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The theory behind voter ID laws is a case of citizenship, not racism.

We have to prove we're students to enter buildings, we should have to prove we're citizens to vote.

A poll worker checks a voter's ID at the Gautier, Miss., Convention Center on Tuesday, Nov. 4, 2014. This is the first election Mississippi's voter ID law has been in effect. (John Fitzhugh/Biloxi Sun Herald/MCT)

Over the past few years, several states have attempted to adopt voter identification laws. These laws would require registered voters to carry a valid form of identification like a driver's license or passport card in order to prove they are citizens of the U.S.

The theory seems simple and harmless enough but there have been several protests against the mere idea of voter identification laws, calling them racist and unfair.

These laws, in theory, are not racist or unfair to anybody. They merely make sure citizens, and only citizens, of the U.S. vote in elections.

While in the past there have been forms of these laws that were politically motivated, the basic theory of voter identification laws is completely unbiased.

Current voter identification laws contradict the right to vote, limiting people by forcing them to jump through hoops and provide several unnecessary documents to prove their identity.

Right now, it is too difficult to acquire a drivers license or passport, which are now the most commonly accepted forms of valid identification.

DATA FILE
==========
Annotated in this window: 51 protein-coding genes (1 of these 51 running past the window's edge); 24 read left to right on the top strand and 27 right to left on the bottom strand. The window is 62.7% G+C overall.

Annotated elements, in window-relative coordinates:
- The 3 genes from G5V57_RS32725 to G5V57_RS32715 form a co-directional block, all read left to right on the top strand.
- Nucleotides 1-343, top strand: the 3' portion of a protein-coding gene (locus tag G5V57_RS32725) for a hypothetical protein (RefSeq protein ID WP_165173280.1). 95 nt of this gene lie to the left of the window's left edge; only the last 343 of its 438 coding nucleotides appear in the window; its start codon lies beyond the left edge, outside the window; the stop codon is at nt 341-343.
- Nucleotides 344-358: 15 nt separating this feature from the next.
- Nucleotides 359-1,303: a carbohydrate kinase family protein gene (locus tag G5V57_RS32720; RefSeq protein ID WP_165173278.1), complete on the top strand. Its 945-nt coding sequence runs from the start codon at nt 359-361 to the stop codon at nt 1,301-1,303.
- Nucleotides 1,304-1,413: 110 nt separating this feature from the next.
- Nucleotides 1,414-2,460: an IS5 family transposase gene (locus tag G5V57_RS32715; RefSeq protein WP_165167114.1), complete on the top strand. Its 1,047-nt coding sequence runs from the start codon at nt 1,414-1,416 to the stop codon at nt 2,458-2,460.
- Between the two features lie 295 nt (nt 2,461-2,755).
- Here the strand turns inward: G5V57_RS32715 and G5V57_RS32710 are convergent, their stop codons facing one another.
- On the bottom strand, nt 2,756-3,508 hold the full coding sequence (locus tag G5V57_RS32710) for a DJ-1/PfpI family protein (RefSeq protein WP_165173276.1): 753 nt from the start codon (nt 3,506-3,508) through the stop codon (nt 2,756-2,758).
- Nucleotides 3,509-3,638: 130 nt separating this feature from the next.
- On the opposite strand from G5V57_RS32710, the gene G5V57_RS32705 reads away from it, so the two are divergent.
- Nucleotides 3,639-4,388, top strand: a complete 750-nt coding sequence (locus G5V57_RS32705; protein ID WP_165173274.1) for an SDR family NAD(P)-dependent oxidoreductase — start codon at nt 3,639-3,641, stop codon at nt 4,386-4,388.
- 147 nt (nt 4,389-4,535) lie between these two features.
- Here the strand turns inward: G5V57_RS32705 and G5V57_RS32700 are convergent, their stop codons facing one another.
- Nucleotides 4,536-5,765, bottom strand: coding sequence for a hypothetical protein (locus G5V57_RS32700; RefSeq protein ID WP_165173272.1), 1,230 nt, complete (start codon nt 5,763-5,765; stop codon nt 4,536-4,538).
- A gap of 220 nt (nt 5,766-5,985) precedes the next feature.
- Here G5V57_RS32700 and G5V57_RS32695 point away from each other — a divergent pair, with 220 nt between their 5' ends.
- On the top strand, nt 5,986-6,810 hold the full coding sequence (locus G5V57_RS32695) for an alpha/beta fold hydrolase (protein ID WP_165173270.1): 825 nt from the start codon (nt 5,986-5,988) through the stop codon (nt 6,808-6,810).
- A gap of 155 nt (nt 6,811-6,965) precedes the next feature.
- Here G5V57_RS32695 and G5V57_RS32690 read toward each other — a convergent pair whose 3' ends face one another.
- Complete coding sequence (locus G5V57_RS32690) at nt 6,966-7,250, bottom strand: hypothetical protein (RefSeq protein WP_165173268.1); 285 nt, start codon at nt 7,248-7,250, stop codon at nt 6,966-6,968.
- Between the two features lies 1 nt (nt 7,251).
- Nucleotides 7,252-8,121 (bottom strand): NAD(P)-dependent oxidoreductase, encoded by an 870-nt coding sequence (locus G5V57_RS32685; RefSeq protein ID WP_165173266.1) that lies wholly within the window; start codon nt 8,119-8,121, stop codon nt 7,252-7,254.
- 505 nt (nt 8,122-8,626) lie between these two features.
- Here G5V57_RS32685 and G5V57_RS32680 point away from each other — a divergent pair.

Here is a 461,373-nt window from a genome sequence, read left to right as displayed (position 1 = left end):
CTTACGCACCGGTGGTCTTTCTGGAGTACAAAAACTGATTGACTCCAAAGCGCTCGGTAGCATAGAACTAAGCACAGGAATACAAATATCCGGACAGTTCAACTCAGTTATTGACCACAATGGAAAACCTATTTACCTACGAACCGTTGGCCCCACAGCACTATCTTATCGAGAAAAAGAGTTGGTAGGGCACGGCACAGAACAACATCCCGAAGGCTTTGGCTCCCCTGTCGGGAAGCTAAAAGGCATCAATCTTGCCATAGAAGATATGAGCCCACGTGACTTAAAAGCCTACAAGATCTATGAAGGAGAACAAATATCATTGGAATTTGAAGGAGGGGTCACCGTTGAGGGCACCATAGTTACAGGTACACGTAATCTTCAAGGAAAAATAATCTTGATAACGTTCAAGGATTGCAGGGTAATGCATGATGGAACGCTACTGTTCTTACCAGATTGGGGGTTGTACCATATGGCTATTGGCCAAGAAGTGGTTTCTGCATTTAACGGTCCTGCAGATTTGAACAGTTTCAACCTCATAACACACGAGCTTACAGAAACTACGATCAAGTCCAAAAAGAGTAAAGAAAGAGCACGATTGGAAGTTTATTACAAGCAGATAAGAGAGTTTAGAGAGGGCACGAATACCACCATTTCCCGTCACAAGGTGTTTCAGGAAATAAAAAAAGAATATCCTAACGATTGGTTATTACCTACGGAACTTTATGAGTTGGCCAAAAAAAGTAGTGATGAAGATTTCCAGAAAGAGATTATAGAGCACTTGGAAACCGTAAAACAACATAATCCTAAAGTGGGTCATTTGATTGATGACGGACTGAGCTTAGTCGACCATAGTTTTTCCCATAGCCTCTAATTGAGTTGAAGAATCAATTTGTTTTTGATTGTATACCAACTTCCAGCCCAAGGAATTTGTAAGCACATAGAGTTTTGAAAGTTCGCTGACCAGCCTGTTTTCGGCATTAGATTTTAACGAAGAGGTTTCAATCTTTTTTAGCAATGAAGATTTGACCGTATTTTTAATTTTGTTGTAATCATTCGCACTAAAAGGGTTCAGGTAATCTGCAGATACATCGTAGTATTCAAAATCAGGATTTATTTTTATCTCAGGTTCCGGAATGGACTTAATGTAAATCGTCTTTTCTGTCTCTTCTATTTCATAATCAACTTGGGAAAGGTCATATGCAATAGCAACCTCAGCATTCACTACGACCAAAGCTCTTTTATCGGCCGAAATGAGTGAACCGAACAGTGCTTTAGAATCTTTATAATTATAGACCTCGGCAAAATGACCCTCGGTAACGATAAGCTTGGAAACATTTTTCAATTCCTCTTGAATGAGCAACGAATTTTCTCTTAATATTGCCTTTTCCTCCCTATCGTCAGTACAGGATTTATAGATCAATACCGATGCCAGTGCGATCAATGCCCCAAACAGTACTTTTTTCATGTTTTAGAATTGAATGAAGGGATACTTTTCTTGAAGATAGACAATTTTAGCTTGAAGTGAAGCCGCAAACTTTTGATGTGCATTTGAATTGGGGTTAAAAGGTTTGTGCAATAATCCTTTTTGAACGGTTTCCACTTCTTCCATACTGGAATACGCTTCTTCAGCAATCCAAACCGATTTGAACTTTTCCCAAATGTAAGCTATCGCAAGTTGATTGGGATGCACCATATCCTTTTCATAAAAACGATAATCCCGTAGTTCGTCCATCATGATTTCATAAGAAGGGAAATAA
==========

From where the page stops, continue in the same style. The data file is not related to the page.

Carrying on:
If lawmakers wanted to make it even simpler, they could give out a specific voter identification card to people when they turn 18. It would be distributed just like registration for the draft is.

People could opt out of this identification card if they wanted to, but in doing so they would be forfeiting their right to vote.

This proposal wouldn't include a subjective screening process either, every person walking into a polling station would be asked to prove their citizenship.

Our Sun Cards are no different from having valid identification to vote.

If ASU were to hold elections where only students of the University could vote, we wouldn't want students from the University of Arizona to come up and vote.

We have to prove our status as students everyday just to enter buildings, it should be just as important to prove citizenship when voting.

If you are a legally documented citizen of the U.S., then the Constitution gives you the right to vote in elections.

If you are not a legally documented citizen, then you do not have the right to make decisions for this country.

These laws should not be a case of profiling but purely a case of proving citizenship.

Related Links:

Media sells voter ID sensationalism

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Editor’s note: The opinions presented in this column are the author’s and do not imply any endorsement from The State Press or its editors.

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